Zap-Map, the app that plots charge points and uses Waze-like crowd-sourcing to warn of non-functional or busy chargers, is a big help in staying ahead of the curve. 

Plenty of EV users have used the app as a way of making their feelings known about the insufficient number of chargers at key spots such as airports, and now I know exactly what they’re talking about. The infrastructure is improving hugely, but there’s still quite a way to go.

By Jake Groves


Month 3 of our Nissan Leaf long-term test review: boot space and practicality

Nissan Leaf electric car long-term test review

Let’s talk about the Leaf’s boot. It measures 435 litres, which is bigger than the likes of the Renault Zoe, VW e-Golf and Kia Soul EV. There are quite a few compromises to get that space, though; while there are handy bags for your charging cables and little nets to slot the bags in at the sides, the actual opening is really weirdly shaped – almost like a teardrop.

My colleague James Taylor, who borrowed the Leaf to drive to a guitar lesson, had a struggle getting his instrument to squeeze in, battling the pincer movement of the high load lip, the big Bose audio unit screwed to the boot floor and rear seatbacks that don’t quite fold flat.

I appreciate that making an EV comes with compromises, but when one is built from the ground up like our Nissan, surely practicality niggles should be few and far between?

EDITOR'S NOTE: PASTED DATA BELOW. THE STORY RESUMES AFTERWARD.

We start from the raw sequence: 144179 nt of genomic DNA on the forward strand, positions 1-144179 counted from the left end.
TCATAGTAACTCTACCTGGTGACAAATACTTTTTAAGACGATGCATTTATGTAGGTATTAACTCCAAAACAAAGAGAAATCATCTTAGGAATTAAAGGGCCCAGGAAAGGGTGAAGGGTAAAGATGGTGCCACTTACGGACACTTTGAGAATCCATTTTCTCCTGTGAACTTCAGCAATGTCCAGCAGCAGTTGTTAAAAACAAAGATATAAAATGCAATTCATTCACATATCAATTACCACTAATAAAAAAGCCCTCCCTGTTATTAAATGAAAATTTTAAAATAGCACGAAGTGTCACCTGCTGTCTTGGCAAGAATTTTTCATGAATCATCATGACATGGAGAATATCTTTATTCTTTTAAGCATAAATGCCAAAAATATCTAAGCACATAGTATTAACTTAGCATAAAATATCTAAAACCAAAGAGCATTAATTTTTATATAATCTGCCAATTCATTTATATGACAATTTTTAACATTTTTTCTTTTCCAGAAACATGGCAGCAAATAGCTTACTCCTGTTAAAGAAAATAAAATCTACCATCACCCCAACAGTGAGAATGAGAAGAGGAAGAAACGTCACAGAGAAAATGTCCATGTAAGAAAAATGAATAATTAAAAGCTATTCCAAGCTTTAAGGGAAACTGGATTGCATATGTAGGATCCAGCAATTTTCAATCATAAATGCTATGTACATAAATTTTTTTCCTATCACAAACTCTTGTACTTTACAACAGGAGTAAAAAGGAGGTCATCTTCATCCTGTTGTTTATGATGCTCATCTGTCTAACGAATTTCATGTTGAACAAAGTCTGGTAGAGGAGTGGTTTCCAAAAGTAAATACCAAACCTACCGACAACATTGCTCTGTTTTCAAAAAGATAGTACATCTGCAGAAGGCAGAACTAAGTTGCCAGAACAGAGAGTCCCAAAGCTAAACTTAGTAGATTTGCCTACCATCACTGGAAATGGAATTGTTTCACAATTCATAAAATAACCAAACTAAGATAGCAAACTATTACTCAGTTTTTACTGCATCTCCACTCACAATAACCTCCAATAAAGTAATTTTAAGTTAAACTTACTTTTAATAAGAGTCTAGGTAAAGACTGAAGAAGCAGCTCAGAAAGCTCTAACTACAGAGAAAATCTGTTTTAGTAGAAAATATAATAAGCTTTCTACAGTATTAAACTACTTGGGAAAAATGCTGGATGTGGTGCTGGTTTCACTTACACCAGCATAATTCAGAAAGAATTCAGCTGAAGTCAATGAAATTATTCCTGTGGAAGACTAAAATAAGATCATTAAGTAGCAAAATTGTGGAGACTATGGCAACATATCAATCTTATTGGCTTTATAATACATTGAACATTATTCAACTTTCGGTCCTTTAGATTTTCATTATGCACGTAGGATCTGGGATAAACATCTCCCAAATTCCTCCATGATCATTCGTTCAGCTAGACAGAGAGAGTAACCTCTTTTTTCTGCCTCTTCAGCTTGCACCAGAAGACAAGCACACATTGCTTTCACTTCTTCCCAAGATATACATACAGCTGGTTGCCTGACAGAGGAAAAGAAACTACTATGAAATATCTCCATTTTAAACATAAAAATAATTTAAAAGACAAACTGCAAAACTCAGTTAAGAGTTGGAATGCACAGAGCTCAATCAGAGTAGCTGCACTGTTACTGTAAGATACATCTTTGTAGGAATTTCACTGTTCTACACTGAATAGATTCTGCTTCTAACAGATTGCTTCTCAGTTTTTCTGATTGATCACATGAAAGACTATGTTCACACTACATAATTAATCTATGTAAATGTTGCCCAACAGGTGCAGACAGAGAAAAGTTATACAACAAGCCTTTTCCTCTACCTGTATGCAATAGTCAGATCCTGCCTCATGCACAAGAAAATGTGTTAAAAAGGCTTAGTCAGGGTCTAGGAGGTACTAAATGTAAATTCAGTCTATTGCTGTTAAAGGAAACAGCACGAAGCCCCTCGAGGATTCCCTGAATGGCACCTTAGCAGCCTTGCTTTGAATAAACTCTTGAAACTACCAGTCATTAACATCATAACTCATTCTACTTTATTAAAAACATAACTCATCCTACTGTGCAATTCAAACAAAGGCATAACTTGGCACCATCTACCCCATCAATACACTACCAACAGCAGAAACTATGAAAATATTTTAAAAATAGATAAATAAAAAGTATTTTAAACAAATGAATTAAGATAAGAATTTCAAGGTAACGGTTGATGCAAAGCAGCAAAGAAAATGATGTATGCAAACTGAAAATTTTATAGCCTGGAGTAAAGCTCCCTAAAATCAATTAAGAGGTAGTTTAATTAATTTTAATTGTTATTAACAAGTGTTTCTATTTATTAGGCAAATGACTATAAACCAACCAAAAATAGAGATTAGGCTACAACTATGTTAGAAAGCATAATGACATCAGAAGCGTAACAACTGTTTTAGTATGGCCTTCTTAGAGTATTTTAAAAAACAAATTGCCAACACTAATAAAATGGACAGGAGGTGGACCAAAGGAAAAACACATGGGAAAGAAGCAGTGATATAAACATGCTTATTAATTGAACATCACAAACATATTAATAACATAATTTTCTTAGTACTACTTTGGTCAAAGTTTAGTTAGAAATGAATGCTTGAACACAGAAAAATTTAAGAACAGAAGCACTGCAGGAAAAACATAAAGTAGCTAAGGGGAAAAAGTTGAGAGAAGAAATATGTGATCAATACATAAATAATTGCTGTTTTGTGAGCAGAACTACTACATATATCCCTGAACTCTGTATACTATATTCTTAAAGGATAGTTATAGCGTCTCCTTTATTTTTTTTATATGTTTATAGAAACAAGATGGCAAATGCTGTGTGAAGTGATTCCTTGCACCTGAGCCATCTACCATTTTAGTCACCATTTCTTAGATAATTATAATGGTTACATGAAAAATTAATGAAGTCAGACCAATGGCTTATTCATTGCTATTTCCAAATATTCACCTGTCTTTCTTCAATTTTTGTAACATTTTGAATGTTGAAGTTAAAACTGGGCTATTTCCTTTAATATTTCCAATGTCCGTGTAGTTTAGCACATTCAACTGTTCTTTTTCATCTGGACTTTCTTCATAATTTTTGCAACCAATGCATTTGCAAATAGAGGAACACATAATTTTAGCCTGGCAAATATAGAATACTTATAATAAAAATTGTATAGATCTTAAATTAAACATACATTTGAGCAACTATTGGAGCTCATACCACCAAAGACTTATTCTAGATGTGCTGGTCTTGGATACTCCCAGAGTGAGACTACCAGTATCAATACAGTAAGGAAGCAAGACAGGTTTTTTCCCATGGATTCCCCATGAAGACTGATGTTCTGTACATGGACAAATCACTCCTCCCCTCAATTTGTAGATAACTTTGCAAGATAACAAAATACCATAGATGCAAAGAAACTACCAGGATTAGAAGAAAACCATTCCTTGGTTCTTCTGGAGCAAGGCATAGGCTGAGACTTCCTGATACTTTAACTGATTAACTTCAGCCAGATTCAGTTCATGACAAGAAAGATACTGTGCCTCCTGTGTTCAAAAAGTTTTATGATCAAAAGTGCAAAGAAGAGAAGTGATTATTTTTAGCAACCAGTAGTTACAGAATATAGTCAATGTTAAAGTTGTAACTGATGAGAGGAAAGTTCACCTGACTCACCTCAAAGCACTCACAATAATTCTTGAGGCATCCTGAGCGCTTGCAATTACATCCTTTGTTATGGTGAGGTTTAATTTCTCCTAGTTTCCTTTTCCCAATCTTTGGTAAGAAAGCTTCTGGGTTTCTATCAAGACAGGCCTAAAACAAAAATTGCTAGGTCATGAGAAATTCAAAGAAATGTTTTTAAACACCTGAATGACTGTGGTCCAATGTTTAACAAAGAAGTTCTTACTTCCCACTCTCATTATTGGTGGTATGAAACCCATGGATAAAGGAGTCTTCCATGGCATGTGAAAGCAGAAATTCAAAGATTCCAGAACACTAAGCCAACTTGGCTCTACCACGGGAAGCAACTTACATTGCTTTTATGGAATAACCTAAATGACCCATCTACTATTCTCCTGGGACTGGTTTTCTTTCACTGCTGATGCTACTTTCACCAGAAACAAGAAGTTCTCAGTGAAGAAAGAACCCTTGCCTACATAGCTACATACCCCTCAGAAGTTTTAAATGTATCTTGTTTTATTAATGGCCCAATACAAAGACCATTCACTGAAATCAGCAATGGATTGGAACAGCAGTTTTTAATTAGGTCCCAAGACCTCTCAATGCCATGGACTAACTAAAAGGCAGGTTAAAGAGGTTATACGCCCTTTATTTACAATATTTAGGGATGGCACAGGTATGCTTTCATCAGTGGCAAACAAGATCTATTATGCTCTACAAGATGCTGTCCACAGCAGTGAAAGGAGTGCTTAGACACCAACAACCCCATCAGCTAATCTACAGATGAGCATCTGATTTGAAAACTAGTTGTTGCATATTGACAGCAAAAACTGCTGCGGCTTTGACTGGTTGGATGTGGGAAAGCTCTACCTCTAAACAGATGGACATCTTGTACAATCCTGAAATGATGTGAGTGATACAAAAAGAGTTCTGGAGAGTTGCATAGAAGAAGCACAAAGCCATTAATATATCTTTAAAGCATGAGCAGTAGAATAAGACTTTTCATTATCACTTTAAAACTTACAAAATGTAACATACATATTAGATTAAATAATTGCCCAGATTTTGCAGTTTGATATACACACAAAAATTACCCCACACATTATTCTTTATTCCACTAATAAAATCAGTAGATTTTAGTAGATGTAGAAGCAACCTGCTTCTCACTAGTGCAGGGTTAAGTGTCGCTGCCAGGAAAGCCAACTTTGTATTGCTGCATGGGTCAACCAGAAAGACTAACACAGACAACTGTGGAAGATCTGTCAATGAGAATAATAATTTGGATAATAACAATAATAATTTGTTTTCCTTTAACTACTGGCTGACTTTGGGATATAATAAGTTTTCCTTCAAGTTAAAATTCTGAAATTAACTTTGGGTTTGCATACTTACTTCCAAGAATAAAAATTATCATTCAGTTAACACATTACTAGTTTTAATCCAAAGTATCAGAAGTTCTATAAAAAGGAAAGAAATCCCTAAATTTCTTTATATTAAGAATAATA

By Jake Groves

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Month 2 living with a Nissan Leaf electric car: punctures and spare wheels

Bang! Argh! Rumble, rumble, rumble. I’m not good at describing moments with onomatopoeia, but that’s pretty much what went down as I was merging onto a Peterborough ring road at about 60mph when my Leaf’s front right wheel met with a stray block of wood about the length and height of a railway sleeper in the middle of a dual carriageway, at rush hour.

Nissan Leaf puncture

It was a massive hazard, and one that I hadn’t spotted until it was too late as I watched for traffic behind me while merging. I coasted the Leaf to a halt after hitting it, mounted the kerb to avoid adding to the hazards, and climbed out.

Before I could even reach for my phone, a police car had swooped in to close the road, but three cars had collided into each other trying to avoid the obstacle before it arrived. No injuries there, but I still counted myself lucky I came away from it only with a blown tyre. We were all guided to a nearby layby to await recovery. 

Nissan Leaf tyre: a Enasave EC300 punctured

Assistance arrived two hours later and I was towed to Smiths Motor Group Nissan in Peterborough. Nissan UK claimed the tyre on the Leaf’s insurance (as Cambridgeshire Police provided an incident number, proving it wasn’t my fault) and three hours later the Leaf was returned sparkling clean, charged and fitted with a new Enasave EC300 eco tyre, like it never happened.

By Jake Groves


Month 1 of our Nissan Leaf long-term test review: the introduction

I can say with absolute certainty that I am the least-prepared person on the CAR team to run an electric car. Up until my new Leaf long-term test car had arrived, I had driven just two – CAR's BMW i3 and Tesla Model S long-termers – in both cases for a short commute. I’ve got only the shakiest grasp on how the whole charging situation works, and in any case I don’t (yet) have the landlord’s permission to get a wallbox fitted for faster charging at home.